Born on Cornwall Road in Waterloo, London, Fraser was the youngest of five children and grew up in poverty. His mother was of Irish and Norwegian ancestry; his father was half Native American. At the age of five he moved with his family to a flat on Walworth Road, Elephant and Castle. Although his parents were not criminals, Fraser turned to crime aged 10 with his sister Eva, to whom he was close. Fraser was a deserter during the Second World War, on several occasions escaping from his barracks. It was during the war that he first became involved in serious crime, with the blackout and rationing, combined with the lack of professional policemen due to conscription, providing ample opportunities for criminal activities such as stealing from houses while the occupants were in air-raid shelters.
In 1941 he was sent to Borstal for breaking into a Waterloo hosiery store, then given a 15-month prison sentence at HM Prison Wandsworth for shop-breaking. Such were the criminal opportunities during the war, Fraser later joked in a television interview many years later that he had never forgiven the Germans for surrendering. In 1942 while serving a prison sentence in HM Prison Chelmsford he came to the attention of the British Army. Although he was conscripted he later boasted that he had never once worn the uniform, preferring to ignore call-up papers, desert and resume his criminal activities.
After the war Fraser was involved in a smash-and-grab raid on a jeweller, for which he received a two-year prison sentence, served largely at HM Prison Pentonville. It was during this sentence that he was first certified insane and was sent to Cane Hill Hospital before being released in 1949. During the 1950s his main occupation was as bodyguard to well-known gangster Billy Hill. He took part in more bank robberies and spent more time in prison. He was again certified insane while at HM Prison Durham and this time sent to Broadmoor Hospital. Afraid of being heavily medicated for bad behaviour, Fraser stayed out of trouble and was released in 1955. In 1956 the British mobster Jack Spot and wife Rita were attacked, on Hill's say-so, by Fraser, Bobby Warren and at least half a dozen other men. Both Fraser and Warren were given seven years for their acts of violence.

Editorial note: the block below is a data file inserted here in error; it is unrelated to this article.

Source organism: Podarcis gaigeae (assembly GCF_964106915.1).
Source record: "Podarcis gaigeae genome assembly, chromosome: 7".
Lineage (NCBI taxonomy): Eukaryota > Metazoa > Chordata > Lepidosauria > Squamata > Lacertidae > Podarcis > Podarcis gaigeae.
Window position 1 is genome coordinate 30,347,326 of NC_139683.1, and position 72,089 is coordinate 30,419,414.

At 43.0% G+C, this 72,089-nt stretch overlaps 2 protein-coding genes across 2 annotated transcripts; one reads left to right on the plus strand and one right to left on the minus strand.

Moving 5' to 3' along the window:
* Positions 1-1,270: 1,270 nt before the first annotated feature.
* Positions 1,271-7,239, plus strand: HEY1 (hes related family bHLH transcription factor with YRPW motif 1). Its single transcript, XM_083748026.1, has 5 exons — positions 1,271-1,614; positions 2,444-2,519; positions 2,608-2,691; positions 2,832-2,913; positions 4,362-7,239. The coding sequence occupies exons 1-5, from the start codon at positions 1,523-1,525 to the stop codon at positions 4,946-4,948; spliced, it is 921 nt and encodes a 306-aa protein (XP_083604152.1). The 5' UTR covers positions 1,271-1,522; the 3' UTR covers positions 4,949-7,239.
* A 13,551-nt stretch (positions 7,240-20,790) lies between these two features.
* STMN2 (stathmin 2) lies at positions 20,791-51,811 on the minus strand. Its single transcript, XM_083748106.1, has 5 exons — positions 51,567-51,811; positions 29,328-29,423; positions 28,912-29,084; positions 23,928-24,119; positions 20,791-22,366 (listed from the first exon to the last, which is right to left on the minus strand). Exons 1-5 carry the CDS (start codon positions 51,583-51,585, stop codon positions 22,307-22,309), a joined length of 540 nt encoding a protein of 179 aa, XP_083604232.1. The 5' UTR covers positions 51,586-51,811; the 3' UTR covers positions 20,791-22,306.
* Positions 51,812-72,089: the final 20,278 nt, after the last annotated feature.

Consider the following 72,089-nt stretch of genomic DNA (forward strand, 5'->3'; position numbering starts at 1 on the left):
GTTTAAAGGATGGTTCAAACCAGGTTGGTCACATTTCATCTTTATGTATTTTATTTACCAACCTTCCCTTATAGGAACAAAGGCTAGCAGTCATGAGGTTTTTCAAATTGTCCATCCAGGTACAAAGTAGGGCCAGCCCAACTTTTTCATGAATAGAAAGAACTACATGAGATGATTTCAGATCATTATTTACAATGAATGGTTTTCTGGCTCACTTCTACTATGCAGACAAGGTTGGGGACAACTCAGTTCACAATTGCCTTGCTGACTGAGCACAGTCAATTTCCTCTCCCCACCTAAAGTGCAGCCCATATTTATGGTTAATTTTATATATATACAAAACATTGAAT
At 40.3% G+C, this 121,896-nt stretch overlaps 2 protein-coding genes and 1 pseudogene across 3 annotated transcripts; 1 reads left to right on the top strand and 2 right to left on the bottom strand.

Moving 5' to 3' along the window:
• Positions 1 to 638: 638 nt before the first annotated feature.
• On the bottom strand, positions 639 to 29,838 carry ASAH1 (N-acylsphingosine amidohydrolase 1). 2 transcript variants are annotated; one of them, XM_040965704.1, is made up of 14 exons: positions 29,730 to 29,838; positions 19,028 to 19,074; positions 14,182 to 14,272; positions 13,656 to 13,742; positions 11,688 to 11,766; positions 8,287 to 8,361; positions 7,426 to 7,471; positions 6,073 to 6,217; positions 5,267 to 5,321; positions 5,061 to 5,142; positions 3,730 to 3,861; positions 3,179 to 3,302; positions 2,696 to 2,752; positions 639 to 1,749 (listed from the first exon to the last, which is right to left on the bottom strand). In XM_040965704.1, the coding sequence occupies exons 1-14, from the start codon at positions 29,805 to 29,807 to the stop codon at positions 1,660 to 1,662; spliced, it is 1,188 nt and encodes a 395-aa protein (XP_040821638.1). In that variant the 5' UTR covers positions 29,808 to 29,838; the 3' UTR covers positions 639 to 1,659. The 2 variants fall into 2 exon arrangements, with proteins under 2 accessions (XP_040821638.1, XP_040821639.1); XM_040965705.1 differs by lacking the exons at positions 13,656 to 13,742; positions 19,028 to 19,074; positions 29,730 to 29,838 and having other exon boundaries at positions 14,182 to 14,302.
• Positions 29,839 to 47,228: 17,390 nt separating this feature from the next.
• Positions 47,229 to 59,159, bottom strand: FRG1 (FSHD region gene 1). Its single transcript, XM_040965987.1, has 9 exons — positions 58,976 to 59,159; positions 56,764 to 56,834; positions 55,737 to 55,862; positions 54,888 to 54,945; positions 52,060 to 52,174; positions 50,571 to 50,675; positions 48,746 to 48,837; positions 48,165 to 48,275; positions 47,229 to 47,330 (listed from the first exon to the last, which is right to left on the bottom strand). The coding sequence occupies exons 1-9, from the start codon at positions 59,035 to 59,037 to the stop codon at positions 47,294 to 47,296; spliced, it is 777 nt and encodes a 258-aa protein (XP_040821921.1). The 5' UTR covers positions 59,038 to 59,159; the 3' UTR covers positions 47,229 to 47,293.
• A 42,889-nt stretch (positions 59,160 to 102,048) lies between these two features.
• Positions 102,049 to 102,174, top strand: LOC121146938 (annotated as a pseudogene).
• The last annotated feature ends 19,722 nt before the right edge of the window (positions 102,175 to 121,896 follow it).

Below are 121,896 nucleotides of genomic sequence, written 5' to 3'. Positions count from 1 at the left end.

It was in the early 1960s that Fraser first met Charlie and Eddie Richardson of the Richardson Gang, rivals to the Kray twins. According to him, it was they who helped him avoid arrest for the Great Train Robbery by bribing a policeman. Together they set up the Atlantic Machines fruit-machine enterprise, which acted as a front for the criminal activities of the gang. In 1966, he was charged with the murder of Richard Hart who was shot at Mr Smith's club in Catford while other members including Jimmy Moody were charged with affray. The witness changed his testimony and the charges were eventually dropped, though Fraser still received a five-year sentence for affray. He was also tried in court in the so-called 'Torture trial', in which members of the Richardson gang were charged with burning, electrocuting and whipping those found guilty of disloyalty by a kangaroo court. Fraser himself was accused of pulling out the teeth of victims with a pair of pliers. Following the trial at the Old Bailey in 1967 he was sentenced to 10 years' imprisonment.
Fraser's 42 years served in over 20 different prisons in the UK were often coloured by violence. He was involved in riots and frequently fought with prison officers and fellow inmates. He also attacked various governors. He was one of the ringleaders of the major Parkhurst Prison riot in 1969, spending the following six weeks in the prison hospital owing to his injuries. Involvement in such activities often led to his sentences being extended. Whilst in Strangeways, Manchester, in 1980 Fraser was 'excused boots' as he claimed he had problems with his feet because another prisoner had dropped a bucket of boiling water on them after Fraser had hit him; he was allowed to wear slippers. He was released from prison in 1985.